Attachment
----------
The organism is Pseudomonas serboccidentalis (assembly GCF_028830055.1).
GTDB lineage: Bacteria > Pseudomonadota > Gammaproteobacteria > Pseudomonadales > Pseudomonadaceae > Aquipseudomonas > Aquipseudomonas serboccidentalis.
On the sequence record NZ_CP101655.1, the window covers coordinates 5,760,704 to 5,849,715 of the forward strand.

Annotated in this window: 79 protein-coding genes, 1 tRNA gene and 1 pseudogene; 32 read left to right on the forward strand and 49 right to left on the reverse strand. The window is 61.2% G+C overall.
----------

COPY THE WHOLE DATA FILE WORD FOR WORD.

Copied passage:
The organism is Pseudomonas serboccidentalis (assembly GCF_028830055.1).
GTDB lineage: Bacteria > Pseudomonadota > Gammaproteobacteria > Pseudomonadales > Pseudomonadaceae > Aquipseudomonas > Aquipseudomonas serboccidentalis.
On the sequence record NZ_CP101655.1, the window covers coordinates 5,760,704 to 5,849,715 of the forward strand.

Annotated in this window: 79 protein-coding genes, 1 tRNA gene and 1 pseudogene; 32 read left to right on the forward strand and 49 right to left on the reverse strand. The window is 61.2% G+C overall.